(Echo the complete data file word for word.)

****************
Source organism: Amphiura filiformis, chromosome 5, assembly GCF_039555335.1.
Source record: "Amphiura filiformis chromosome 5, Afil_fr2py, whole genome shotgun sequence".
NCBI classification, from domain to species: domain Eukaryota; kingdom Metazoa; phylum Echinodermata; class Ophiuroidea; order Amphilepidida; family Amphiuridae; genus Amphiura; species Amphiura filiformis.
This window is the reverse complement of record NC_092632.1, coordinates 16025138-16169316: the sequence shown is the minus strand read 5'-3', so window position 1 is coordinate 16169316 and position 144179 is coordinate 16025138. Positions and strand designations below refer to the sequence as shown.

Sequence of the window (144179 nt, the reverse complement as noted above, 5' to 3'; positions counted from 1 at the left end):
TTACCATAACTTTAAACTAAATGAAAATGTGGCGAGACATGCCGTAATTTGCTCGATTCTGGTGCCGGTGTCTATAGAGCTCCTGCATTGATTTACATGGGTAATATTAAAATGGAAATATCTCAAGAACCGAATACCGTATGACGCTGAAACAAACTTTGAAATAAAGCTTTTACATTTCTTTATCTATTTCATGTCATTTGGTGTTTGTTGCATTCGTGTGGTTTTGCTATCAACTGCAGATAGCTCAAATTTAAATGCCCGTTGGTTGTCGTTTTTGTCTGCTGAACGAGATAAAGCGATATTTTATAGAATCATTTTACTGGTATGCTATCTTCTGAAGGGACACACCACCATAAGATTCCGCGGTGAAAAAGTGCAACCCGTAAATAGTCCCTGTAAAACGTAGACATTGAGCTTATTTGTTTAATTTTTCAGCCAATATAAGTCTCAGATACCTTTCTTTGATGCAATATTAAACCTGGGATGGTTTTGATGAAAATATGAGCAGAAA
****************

Source organism: Amphiura filiformis, chromosome 5, assembly GCF_039555335.1.
Source record: "Amphiura filiformis chromosome 5, Afil_fr2py, whole genome shotgun sequence".
NCBI classification, from domain to species: domain Eukaryota; kingdom Metazoa; phylum Echinodermata; class Ophiuroidea; order Amphilepidida; family Amphiuridae; genus Amphiura; species Amphiura filiformis.
This window is the reverse complement of record NC_092632.1, coordinates 16025138-16169316: the sequence shown is the minus strand read 5'-3', so window position 1 is coordinate 16169316 and position 144179 is coordinate 16025138. Positions and strand designations below refer to the sequence as shown.

Sequence of the window (144179 nt, the reverse complement as noted above, 5' to 3'; positions counted from 1 at the left end):
TTACCATAACTTTAAACTAAATGAAAATGTGGCGAGACATGCCGTAATTTGCTCGATTCTGGTGCCGGTGTCTATAGAGCTCCTGCATTGATTTACATGGGTAATATTAAAATGGAAATATCTCAAGAACCGAATACCGTATGACGCTGAAACAAACTTTGAAATAAAGCTTTTACATTTCTTTATCTATTTCATGTCATTTGGTGTTTGTTGCATTCGTGTGGTTTTGCTATCAACTGCAGATAGCTCAAATTTAAATGCCCGTTGGTTGTCGTTTTTGTCTGCTGAACGAGATAAAGCGATATTTTATAGAATCATTTTACTGGTATGCTATCTTCTGAAGGGACACACCACCATAAGATTCCGCGGTGAAAAAGTGCAACCCGTAAATAGTCCCTGTAAAACGTAGACATTGAGCTTATTTGTTTAATTTTTCAGCCAATATAAGTCTCAGATACCTTTCTTTGATGCAATATTAAACCTGGGATGGTTTTGATGAAAATATGAGCAGAAA